In the late 1980s, government expenditure began to exceed its revenue by such large margins that meeting the expenditure through borrowings became unsustainable. Prices of many essential goods rose sharply. Imports grew at a very high rate without matching the growth of exports. As pointed out earlier, foreign exchange reserves declined to a level that was not adequate to finance imports for more than two weeks. There was also not sufficient foreign exchange to pay the interest that needed to be paid to international lenders. Also, no country or international funder was willing to lend to India.
India approached the International Bank for Reconstruction and Development (IBRD), popularly known as World Bank and the International Monetary Fund (IMF), and received $7 billion as loan to manage the crisis. For availing the loan, these international agencies expected India to liberalise and open up the economy by removing restrictions on the private sector, reduce the role of the government in many areas and remove trade restrictions between India and other countries.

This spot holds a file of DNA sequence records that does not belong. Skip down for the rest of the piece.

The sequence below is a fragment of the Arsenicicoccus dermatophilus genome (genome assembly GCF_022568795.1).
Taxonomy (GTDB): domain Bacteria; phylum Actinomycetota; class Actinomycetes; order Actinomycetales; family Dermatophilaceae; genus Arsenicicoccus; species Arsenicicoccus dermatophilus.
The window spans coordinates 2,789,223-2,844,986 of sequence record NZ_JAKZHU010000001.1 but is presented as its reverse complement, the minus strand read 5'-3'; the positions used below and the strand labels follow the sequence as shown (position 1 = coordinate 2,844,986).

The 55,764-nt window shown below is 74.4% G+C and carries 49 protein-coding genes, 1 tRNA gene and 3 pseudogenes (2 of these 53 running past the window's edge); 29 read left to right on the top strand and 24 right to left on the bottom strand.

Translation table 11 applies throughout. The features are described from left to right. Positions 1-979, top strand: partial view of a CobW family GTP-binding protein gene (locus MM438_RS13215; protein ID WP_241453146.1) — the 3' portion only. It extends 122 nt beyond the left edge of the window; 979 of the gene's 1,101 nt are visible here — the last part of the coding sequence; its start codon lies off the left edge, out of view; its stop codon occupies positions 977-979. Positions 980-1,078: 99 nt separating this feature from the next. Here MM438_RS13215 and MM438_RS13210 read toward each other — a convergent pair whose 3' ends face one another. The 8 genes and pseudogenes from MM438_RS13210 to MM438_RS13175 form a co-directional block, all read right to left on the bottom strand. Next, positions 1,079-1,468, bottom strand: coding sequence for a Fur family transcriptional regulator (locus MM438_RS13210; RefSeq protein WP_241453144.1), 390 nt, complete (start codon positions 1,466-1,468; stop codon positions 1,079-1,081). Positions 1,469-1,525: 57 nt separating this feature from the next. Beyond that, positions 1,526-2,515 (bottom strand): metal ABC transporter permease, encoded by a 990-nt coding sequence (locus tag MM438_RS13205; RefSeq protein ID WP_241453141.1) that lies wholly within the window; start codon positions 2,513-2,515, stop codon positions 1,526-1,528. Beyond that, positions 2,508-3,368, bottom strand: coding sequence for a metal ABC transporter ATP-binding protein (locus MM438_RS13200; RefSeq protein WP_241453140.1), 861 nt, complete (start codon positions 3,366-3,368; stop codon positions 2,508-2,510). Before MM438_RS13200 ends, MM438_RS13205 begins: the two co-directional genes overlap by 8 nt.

So, the government initiated a variety of policies that fall under three heads viz., liberalisation, privatisation and globalisation.
Liberalisation: Liberalisation of the economy means its freedom from direct or physical controls imposed by the government.
Privatisation: It is the general process of involving the private sector in the ownership or operation of a state-owned enterprise.
Globalisation: It is a process associated with increasing openness, growing economic interdependence and deepening economic integration in the world economy.